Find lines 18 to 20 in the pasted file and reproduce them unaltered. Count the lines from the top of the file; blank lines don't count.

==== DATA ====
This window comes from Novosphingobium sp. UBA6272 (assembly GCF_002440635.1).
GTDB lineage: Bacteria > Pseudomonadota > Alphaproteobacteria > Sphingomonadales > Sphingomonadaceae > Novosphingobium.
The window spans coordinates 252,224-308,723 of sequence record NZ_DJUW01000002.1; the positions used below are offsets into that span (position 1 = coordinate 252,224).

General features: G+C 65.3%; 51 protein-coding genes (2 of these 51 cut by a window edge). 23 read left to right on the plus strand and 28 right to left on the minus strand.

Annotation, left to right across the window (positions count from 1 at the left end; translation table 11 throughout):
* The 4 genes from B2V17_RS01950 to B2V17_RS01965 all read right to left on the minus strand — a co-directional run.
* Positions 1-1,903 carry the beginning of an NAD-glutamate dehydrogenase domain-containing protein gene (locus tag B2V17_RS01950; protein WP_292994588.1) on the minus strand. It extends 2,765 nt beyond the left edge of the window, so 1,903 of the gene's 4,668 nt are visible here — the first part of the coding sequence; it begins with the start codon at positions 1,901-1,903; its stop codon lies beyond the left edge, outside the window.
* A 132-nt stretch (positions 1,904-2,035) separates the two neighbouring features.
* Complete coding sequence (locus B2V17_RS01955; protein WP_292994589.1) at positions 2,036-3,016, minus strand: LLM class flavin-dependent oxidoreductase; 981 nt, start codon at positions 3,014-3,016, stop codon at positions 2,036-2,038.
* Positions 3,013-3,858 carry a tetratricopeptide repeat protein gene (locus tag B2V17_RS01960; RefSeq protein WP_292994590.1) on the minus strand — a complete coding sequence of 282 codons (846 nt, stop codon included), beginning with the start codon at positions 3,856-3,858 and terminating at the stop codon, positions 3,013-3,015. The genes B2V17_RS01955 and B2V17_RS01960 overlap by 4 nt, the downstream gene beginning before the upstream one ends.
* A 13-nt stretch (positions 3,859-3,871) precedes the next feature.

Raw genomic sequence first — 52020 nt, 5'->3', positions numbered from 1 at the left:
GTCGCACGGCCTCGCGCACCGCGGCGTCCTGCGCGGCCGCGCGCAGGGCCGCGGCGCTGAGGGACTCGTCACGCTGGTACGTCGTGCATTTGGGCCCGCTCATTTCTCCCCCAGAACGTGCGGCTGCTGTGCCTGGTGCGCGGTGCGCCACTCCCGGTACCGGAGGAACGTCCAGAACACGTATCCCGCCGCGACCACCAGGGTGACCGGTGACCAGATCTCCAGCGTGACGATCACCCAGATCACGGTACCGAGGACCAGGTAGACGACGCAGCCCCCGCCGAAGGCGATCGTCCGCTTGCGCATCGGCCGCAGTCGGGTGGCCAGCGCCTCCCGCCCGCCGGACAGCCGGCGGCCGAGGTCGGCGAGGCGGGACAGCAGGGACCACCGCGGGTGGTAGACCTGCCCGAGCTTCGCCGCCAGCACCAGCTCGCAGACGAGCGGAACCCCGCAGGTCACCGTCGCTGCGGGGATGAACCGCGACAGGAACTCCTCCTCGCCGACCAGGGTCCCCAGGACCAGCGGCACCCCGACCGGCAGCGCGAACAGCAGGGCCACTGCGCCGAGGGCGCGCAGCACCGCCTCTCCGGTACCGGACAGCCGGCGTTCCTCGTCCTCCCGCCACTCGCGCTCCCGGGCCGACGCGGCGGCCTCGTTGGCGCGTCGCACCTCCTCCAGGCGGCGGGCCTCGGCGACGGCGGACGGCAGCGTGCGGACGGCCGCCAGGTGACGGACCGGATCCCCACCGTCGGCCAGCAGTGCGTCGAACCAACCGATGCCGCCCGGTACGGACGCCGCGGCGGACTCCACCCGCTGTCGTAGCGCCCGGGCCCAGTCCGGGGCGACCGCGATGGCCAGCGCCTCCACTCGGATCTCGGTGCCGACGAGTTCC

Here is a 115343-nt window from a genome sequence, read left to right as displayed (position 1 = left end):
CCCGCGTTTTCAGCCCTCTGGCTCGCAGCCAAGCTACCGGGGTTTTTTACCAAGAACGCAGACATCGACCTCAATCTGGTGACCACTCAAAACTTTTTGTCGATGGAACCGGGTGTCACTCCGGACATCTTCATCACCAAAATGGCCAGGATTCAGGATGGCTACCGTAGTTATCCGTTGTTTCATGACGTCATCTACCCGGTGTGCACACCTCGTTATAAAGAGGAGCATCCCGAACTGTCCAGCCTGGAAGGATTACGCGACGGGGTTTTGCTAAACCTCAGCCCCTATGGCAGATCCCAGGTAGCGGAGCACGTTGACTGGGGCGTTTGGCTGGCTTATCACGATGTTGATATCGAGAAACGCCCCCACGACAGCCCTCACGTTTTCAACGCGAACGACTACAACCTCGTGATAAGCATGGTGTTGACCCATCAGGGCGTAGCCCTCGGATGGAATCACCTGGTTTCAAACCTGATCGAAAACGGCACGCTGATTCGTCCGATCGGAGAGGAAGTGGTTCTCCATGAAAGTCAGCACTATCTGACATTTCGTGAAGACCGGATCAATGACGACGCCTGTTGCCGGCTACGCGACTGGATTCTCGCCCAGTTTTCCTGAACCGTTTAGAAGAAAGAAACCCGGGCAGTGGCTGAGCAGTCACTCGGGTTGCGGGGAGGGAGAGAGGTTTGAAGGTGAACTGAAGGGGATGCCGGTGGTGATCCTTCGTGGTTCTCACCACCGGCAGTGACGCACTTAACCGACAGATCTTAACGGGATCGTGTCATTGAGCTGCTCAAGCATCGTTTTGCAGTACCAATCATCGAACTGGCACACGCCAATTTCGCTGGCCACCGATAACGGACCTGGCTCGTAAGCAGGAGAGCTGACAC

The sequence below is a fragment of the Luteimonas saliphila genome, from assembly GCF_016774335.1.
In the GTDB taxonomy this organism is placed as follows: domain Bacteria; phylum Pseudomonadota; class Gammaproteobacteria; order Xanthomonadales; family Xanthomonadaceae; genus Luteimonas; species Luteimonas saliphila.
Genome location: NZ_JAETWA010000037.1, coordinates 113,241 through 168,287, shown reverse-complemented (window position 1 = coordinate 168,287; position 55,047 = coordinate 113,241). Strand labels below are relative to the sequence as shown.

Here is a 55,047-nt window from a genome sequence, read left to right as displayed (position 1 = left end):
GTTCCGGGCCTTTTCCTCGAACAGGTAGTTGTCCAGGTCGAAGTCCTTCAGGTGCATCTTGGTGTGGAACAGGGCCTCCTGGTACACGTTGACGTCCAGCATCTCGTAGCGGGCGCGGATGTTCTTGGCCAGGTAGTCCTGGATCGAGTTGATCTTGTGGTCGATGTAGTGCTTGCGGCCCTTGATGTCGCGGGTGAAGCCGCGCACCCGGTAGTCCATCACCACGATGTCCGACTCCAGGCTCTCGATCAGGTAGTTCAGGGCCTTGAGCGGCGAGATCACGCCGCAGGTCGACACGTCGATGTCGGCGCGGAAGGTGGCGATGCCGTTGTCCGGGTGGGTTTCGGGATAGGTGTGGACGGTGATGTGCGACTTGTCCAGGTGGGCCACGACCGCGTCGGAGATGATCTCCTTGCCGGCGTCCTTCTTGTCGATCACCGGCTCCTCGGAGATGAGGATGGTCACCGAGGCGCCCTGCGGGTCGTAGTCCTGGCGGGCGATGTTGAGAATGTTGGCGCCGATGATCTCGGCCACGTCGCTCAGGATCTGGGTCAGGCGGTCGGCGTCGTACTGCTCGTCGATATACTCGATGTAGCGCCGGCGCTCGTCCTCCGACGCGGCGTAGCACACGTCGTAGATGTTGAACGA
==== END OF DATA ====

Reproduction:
Genome location: NZ_JAETWA010000037.1, coordinates 113,241 through 168,287, shown reverse-complemented (window position 1 = coordinate 168,287; position 55,047 = coordinate 113,241). Strand labels below are relative to the sequence as shown.

Here is a 55,047-nt window from a genome sequence, read left to right as displayed (position 1 = left end):
GTTCCGGGCCTTTTCCTCGAACAGGTAGTTGTCCAGGTCGAAGTCCTTCAGGTGCATCTTGGTGTGGAACAGGGCCTCCTGGTACACGTTGACGTCCAGCATCTCGTAGCGGGCGCGGATGTTCTTGGCCAGGTAGTCCTGGATCGAGTTGATCTTGTGGTCGATGTAGTGCTTGCGGCCCTTGATGTCGCGGGTGAAGCCGCGCACCCGGTAGTCCATCACCACGATGTCCGACTCCAGGCTCTCGATCAGGTAGTTCAGGGCCTTGAGCGGCGAGATCACGCCGCAGGTCGACACGTCGATGTCGGCGCGGAAGGTGGCGATGCCGTTGTCCGGGTGGGTTTCGGGATAGGTGTGGACGGTGATGTGCGACTTGTCCAGGTGGGCCACGACCGCGTCGGAGATGATCTCCTTGCCGGCGTCCTTCTTGTCGATCACCGGCTCCTCGGAGATGAGGATGGTCACCGAGGCGCCCTGCGGGTCGTAGTCCTGGCGGGCGATGTTGAGAATGTTGGCGCCGATGATCTCGGCCACGTCGCTCAGGATCTGGGTCAGGCGGTCGGCGTCGTACTGCTCGTCGATATACTCGATGTAGCGCCGGCGCTCGTCCTCCGACGCGGCGTAGCACACGTCGTAGATGTTGAACGA